Gary Lemesh shudders to think if Kaiser-Manteca Medical Center were to make more cuts.
His aging mother is one of 10 long-term patients in sub-acute care, which, according to register nurse Clarice Spann-Reeve, was inherited by Kaiser Permanente after taking over St. Dominic’s Hospital in 2004.
“Gary’s mom has a mind that’s fully functional. Only her body has given out on her,” she said at the ‘Town Hall on Cuts & Closures at Kaiser-Manteca Medical Center’ session hosted by the California Alliance for Retired Americans on Wednesday at the Manteca Transit station.
Nan Brasmer, statewide president of CARA, called it an “investigatory meeting.”
Lemesh, who lives in Walnut Creek, noted that his mother has been in sub-acute care at Kaiser since April 2011. Prior to that, she was in an intensive care unit in South San Francisco.
He’s thankful for the Manteca facility.
“She goes on monthly shopping trips,” said Lemesh, who indicated that his mother is unable to talk, eat and relies on a ventilator.
When they first arrived, he noticed that sub-acute care was packed. “My mom always had a roommate,” Lemesh said.
Not so today. Recent policy for admittance to sub-acute care, Spann-Reeve said, was reduced, from 100 days to 25 days.
She added that some on the panel – most notably, Jackie Ruby and Karen Eastham – could’ve possibly qualified their loved ones to stay there.
Rudy’s husband, Dennis, suffered from a variety of health issues. He was recently sent to Dameron Hospital in Stockton for treatment – Jackie Ruby was told that Dameron had “better heart doctors” – and later needed rehabilitation. The closest place for that was Manteca Care & Rehabilitation Center.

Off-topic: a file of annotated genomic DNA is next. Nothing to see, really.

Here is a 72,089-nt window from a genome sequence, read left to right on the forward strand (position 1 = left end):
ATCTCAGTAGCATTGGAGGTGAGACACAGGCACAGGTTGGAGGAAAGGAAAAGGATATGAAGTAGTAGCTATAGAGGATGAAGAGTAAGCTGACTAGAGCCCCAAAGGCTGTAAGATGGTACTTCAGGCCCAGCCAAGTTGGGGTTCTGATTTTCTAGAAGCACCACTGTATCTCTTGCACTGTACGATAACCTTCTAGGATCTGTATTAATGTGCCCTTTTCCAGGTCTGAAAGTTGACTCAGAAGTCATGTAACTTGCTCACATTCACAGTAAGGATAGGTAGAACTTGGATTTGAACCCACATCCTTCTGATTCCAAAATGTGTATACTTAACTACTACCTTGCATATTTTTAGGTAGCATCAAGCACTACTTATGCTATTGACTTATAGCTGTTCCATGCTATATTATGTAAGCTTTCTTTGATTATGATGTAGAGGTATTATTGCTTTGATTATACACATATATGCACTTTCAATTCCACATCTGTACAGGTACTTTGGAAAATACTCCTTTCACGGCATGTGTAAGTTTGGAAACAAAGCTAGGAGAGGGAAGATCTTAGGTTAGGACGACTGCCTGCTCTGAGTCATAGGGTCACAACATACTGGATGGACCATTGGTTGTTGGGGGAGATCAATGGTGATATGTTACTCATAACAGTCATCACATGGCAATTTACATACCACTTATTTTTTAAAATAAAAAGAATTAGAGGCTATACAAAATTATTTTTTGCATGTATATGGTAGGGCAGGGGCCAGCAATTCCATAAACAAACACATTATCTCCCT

Not pleased there, she went with her out-of-pocket options and placed him at The Commons. “It wasn’t cheap,” said Jackie Ruby, who lives at nearby Del Webb at Woodbridge.
Eastham and husband also live in Del Webb. She took it upon herself to see that her disabled, cross-the-street neighbor Peggy, who was scheduled for a radical mastectomy for her reoccurring cancer, was taken to surgery.
Instead, Eastham ran into a variety of obstacles at Kaiser. Frustrated, she made several calls to those at the Modesto facility on behalf of Peggy, who is unable to speak.
The same procedure was available at Manteca-Kaiser, Spann-Reeve said.
Those in attendance supported the hospital but are against the cuts and closures.
“This is not against Kaiser,” said Ruth Somera, who is an RN concerned about the impacts on patients, from cuts to transfers. “We just want services restored.
“This building can house these services.”
Betty Wilhoit has glaucoma, making it tough on her to drive her husband to Modesto or Stockton during the evening.
“It’s a difficult situation for us,” she said. “My husband has all these health issues.”
Brasmer said “delays in care and other impacts on seniors, such as being transferred to other hospitals, primarily the Kaiser Modesto Medical Center, (places) a hardship on patients and their spouses.”
She was joined on the panel by Dorothy Aubrey from the Keep Manteca Safe Committee, Amy Glass of the California Nurses Association, and Katie McKenzie, who sat in for senior vice president and area manager for Kaiser Corwin Harper. His photo with a band aid strip over his mouth was placed at the front table.
McKenzie is in the labor management partnership at Kaiser.
“Shuttle service is a convenience,” said one man at the session held in the Manteca Transit Center. “What we want is for Kaiser to be the hospital it should be – we want proper care, we want full-time care.”
Meanwhile, Spann-Reeve has spent the past 12 years in sub-acute care.
“They’re a family over there,” said Glass. “They even call Clarice ‘Mom.’”
Lemesh, for one, knows that to be true.
“They make (my mom) feel as if she has life,” he said. “If they closed that floor, she would die sooner than otherwise.”
Lemesh later warned: “Decisions made (by Kaiser) can and will kill people.”